Diamond also compares the conquest of Peru to the conquest of Mexico, and dismisses Cortés' accomplishment in a few lines. The two events did not resemble each other in the least. After Cortés landed near Tobasco, he acquired the services of two Spaniards who had been shipwrecked on the coast, and who had learned the local language (a relative of Mayan dialects), and then he found and "liberated" a woman usually described as an Aztec "Princess." Dona Marina, as she became known, quickly picked up Spanish, and as she spoke the Nahuatl (the language spoken by the Toltec tribes of the central Mexican plateau) and Mayan languages, he was enabled to set up a train of translation even before she learned Spanish. From her, he learned of the Aztec empire, and made his decision to sail up the coast, land and march inland. He had previously been following the Grijalva expedition, which had touched briefly on the coast of the Yucatan, and he had with him Bernal Diaz, who had accompanied Grijalva, and who was later to write The Conquest of New Spain, the one surviving eyewitness account of the conquest other than Cortés', which is necessarily suspect.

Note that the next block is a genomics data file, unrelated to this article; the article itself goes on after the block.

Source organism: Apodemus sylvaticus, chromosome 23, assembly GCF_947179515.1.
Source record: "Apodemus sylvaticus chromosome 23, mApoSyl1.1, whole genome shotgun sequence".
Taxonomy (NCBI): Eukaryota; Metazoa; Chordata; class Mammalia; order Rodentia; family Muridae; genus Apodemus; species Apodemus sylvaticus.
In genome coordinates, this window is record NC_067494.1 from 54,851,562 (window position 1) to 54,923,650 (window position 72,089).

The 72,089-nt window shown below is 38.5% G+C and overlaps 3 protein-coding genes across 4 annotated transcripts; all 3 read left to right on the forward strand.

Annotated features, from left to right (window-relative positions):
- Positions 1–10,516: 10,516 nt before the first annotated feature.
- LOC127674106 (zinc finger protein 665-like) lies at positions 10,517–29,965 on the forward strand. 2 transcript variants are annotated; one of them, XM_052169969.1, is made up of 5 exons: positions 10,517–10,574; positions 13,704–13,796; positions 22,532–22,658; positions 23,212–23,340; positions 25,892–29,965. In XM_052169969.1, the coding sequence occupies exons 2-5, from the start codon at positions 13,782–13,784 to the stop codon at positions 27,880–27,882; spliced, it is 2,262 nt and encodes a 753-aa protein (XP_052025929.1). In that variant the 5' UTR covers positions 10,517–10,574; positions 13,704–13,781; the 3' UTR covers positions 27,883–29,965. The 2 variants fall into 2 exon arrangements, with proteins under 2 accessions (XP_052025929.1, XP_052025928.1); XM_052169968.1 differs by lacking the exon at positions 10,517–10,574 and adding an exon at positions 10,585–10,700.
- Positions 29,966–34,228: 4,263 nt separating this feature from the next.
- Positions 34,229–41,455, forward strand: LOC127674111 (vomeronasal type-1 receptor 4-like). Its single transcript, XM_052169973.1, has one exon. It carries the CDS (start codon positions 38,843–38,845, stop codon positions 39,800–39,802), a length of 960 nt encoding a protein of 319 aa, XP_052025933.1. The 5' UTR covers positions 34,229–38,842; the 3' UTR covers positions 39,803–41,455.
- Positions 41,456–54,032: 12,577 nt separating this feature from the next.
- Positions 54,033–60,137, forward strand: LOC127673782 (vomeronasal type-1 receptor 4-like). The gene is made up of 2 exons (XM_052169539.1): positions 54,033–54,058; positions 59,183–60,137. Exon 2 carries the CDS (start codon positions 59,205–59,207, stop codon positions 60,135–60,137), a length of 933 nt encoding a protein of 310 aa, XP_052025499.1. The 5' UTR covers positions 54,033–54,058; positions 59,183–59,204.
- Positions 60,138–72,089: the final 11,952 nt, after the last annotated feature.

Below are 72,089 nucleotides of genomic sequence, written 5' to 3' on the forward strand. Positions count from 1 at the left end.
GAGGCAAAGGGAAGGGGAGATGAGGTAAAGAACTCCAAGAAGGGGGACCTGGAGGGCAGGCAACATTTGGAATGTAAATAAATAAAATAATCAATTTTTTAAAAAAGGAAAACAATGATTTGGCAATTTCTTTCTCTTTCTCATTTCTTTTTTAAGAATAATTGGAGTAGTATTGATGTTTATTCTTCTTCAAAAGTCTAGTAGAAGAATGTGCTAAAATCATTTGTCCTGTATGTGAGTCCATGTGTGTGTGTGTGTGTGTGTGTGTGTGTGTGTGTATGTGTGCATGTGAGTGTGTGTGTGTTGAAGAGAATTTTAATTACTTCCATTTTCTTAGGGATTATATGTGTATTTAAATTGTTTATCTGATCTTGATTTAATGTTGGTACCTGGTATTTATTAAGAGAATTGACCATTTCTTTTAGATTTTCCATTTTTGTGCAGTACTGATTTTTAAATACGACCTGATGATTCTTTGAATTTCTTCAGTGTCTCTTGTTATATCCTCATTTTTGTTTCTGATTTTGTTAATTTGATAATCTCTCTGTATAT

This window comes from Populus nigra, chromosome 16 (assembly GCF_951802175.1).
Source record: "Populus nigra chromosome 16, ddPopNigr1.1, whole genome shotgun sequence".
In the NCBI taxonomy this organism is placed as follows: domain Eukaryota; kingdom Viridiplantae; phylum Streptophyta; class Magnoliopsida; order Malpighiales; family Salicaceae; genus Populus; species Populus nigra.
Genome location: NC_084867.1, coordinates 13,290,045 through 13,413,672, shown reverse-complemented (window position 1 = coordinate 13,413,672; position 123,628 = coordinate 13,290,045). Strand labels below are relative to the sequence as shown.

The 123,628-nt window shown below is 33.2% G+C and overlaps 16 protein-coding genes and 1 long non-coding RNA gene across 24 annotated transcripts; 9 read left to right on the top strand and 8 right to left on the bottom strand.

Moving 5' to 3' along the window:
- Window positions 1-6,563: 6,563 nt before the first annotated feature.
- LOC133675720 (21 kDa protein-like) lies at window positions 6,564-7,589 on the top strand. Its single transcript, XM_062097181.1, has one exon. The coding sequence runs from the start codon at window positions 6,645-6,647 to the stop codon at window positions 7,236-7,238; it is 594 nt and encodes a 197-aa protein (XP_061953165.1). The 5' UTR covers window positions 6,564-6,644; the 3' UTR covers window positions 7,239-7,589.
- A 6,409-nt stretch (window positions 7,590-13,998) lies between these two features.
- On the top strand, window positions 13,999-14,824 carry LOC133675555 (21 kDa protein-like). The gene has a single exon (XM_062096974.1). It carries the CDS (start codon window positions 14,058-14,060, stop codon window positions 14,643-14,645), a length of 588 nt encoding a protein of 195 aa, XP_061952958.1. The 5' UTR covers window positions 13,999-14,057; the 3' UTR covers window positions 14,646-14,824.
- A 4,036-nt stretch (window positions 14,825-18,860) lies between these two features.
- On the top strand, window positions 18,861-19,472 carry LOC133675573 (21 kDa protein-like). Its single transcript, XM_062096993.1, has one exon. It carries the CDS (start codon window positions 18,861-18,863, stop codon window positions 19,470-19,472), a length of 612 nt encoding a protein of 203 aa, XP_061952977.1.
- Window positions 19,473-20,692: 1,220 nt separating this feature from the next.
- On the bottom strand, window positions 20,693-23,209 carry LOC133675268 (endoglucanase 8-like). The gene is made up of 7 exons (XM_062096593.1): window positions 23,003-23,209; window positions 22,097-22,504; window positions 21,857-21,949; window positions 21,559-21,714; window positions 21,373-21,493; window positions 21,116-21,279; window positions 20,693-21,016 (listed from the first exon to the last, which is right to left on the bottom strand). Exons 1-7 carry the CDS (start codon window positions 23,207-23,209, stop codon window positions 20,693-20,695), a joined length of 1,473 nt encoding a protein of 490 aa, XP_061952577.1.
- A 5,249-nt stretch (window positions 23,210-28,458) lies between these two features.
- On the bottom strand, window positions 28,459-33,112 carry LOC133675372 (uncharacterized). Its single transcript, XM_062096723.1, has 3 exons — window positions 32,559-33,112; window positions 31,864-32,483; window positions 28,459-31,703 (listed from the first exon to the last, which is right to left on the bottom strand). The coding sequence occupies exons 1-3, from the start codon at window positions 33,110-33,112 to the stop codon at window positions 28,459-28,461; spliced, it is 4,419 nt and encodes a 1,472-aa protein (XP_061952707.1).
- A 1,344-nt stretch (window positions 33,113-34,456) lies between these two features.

Cortés landed on the east coast of what is now Mexico, and established a settlement, La Villa Rica de la Vera Cruz, which is modern Veracruz in Mexico. From there he began marching inland, having been forbidden to do so by emissaries of the Aztec emperor, Moctezuma (not Montezuma, although it's swimming against the tide to insist upon it). He first encountered the Tlaxcalans, the people of a city state which had been in a state of constant defiance of the Aztecs in the three generations of the Aztec empire. Thinking he was an ally of the Aztecs, they attacked him over a period of three days (they holed up in some abandoned houses), and very nearly destroyed them. Diaz, a veteran of Cordoba's campaigns in Italy and a reliable military witness, estimated that the Tlaxcalan forces numbered in the tens of thousands--Cortés' just over 400. Cortés was able to use two significant factors to accomplish his conquest. The first was his undoubted diplomatic skills. He parlayed with the Tlaxcalans, and they came to an agreement after Cortés had convinced them that he was no friend to Moctezuma and the Azteca. That agreement lead the Tlaxcalans to contribute thousands of warriors and thousands of porters (they had no domestic animals suitable as beasts of burden). Cortés marched over the mountains to Cholula, where Dona Marina warned him of a plan of which she had heard in the market place to attack and slaughter most of the Spaniards, and to make a prisoner of Cortés and his officers, to be presented to Moctezuma. The Spanish and the Tlaxcalans set their own trap, the plot was foiled, and Cortés turned on his diplomatic charm again, and the Cholulans became his allies.